Here is the great video for Pistol Annies’ “Hush Hush,” which has been lodged in my brain for more than week now. And here is something I have written for Slate about the seemingly unlikely but increasingly cozy relationship between weed and country music. And now I would like some green bean casserole please.
A couple of chips and salsa at the beginning of my shift for quality control purposes. Work exploded into rollicking margarita-fueled bedlam and I was running around like a crazy person. I had to pee for five hours. At one point my hands started quivering weirdly and I wondered if the pee had gone back up inside my body and was poisoning my blood. I had a couple tacos before the kitchen closed, at 9:30, ribeye with cilantro and onion and salsa verde. Some pals of mine had come to eat at my restaurant for a birthday celebration, one of them was Sam, one of them was Teri, I gave them a free dessert, a cajeta crème brulee thing. I had a couple of bites of it once the rest of the customers were gone. I accidentally opened up a bottle of Dos Equis Amber for no reason so once the restaurant was closed I drank it. I deserved it. I got home at 1:25 AM and ate a Golden Delicious apple.
My new favorite thing on the internet/in the world, thank you Lindsey.
Basia Bulat covers Bruce Springsteen’s “Glory Days” for The AV Club, makes me cry a little at my desk, reminds me how much I loved Oh My Darling when it came out. In 2007! God! I think I put “The Pilgriming Vine” on every mix I made that year and it’s still great.
During the worst dark nights of the soul, my smaller failings rise up one by one in a chorus of metallic voices: that unwritten, obligatory important letter; my tipsy, laughing, unintentional, klutzy faux pas booming into a sudden silence; the failure to speak when speaking would have helped someone…
These things are much worse to recall than any of my gigantic, life-changing mistakes. Those are boulders too big to see all at once, hulking, unmoving, and strangely safe, whereas the little things generate a cascade that turns into an avalanche. They’re all connected to one another somehow, neurochemically, so that remembering just one of them sets off a chain reaction sparking all the way back through the decades with increasing urgency until I’ve looped through my entire life, all the way back to the first one, which now seems worse than ever in light of all the others.”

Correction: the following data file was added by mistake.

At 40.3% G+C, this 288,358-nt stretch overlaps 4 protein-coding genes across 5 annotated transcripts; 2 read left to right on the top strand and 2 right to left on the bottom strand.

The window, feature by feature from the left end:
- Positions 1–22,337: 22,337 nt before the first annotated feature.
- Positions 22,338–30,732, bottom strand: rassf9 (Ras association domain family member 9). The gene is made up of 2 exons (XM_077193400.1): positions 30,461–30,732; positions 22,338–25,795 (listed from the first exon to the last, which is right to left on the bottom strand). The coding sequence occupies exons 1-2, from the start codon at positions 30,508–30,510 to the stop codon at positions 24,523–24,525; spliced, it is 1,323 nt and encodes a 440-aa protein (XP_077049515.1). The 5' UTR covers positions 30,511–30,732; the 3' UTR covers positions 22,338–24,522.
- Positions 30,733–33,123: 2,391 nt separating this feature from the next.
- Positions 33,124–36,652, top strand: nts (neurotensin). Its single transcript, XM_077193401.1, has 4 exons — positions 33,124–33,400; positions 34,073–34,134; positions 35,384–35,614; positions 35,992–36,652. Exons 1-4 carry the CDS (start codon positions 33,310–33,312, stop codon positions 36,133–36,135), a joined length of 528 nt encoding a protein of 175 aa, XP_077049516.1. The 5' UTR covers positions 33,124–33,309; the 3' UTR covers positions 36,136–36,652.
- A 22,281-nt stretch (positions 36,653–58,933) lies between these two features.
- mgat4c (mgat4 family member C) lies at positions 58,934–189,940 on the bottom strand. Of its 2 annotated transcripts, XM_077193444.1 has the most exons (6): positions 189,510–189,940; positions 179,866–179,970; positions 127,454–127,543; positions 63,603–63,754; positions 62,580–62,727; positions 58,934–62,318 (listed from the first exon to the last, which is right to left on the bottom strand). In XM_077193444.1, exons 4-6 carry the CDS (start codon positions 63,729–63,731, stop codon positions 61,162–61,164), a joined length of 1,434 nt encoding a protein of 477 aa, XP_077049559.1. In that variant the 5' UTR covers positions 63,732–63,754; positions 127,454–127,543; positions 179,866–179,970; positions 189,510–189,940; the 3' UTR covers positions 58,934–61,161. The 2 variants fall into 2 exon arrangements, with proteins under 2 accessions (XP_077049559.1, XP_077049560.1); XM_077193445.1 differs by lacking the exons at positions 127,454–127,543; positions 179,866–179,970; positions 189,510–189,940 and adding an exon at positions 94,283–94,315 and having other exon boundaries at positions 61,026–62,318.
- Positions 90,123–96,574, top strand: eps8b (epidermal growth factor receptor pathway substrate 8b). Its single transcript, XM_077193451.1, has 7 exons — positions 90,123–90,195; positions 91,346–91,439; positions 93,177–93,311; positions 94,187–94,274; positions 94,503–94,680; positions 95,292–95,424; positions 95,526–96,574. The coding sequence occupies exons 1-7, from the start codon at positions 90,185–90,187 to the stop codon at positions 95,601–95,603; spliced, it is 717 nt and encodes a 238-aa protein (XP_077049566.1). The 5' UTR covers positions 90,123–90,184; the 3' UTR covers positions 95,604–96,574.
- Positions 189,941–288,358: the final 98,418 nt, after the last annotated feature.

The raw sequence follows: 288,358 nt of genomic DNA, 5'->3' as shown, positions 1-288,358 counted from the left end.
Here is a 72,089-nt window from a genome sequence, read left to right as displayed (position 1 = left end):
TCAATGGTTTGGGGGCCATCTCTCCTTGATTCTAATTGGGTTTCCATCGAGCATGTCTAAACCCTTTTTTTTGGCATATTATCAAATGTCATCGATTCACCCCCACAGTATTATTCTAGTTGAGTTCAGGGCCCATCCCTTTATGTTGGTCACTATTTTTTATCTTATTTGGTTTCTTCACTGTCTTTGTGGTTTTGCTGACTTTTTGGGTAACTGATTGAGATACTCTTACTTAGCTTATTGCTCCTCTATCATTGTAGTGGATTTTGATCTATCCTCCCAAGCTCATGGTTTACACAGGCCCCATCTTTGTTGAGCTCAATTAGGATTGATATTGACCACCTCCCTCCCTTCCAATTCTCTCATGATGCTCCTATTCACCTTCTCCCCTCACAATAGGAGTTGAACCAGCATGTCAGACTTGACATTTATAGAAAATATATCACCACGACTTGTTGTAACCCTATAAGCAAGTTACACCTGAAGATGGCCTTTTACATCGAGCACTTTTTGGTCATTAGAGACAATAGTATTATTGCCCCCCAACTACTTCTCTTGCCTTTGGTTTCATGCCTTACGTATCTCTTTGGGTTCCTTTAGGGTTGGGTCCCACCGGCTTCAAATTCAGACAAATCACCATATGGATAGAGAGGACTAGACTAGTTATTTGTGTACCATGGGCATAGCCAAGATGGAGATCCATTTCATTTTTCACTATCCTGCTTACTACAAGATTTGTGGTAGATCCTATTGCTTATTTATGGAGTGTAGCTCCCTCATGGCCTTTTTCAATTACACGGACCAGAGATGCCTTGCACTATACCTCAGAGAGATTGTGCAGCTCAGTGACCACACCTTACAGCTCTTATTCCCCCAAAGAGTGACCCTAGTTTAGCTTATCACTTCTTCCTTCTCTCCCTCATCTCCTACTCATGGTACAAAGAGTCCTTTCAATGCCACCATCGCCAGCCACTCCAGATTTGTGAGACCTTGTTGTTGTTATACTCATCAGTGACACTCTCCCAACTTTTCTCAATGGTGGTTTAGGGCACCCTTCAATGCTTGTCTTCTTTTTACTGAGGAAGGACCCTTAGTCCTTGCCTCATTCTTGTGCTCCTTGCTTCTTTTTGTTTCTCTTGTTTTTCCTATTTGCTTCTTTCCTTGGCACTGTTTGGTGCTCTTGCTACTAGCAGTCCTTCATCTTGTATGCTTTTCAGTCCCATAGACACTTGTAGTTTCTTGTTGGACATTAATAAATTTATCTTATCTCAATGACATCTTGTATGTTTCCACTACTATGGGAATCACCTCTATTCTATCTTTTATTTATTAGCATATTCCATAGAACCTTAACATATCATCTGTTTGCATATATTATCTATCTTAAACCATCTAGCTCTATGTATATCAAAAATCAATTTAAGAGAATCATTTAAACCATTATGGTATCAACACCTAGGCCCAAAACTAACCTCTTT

I understand that it is a healthy and worthwhile thing to read books that challenge your thinking, that “make you see the world” “in new ways” and “expand your horizons” and “broaden your thinking” and “take you out of yourself” and all that, but also there is nothing quite like reading a series of sentences that precisely capture a feeling or a thought or experience you have had but that you have not yet put into words, or that you tried and failed to put into words, or that you put into words but not quite the right words, or that you encountered in such an abstract way that you hadn’t quite got to the point of thinking about them in terms of language, but now you don’t have to, because they exist in the world in the form of someone else’s effort, pure comfort and reassurance that you are not crazy, or at least not alone. This is the same feeling I get when I go into a hardware store, sometimes. Thankful that someone else has done the work to invent all these bits and pieces to solve my problems and stop up my gaps. Which is to say, I’m really really excited about this book.
I love this album but I know I would have loved it more ten years ago—exactly ten years ago, actually, the summer between high school and college, when I was 18 and when being 23 seemed like the most extraordinary, frightening, fantastic thing. This is it, exactly it, the 23 I thought about at 18. It was a tall tower I could see from miles away that I never stopped approaching until it was suddenly in my rearview, just as far away as it had always been. I was never going to be that 23, just like I’ll never be that 18 again, or the 23 I actually was again, but I thought about it then, and I think about it now sometimes, mostly when I’m listening to this record, this time traveler from my never-lived past.
Laura Stevenson’s The Wheel is out today and I can’t think of the last album that I felt this way about. Like it was possibly made in a lab for me? Which is a perhaps deludedly narcissistic way to feel about art, but I feel it. I reviewed the record for eMusic—here—but it feels insufficient. To even come close to explaining exactly how deeply I feel this record I would have to spend months trying to write through/about my very early-dawning (still lingering) awareness/fear of death… which happens to be something I’ve been doing anyway, so that’s convenient, but not exactly something to burden casual eMusic browsers with. Anyway, this record. You should hear it.
So you want to be a writer / FANTASTIC IDEA
At the end of the hallway are the double doors leading to the rest of my life. I push them open and walk through.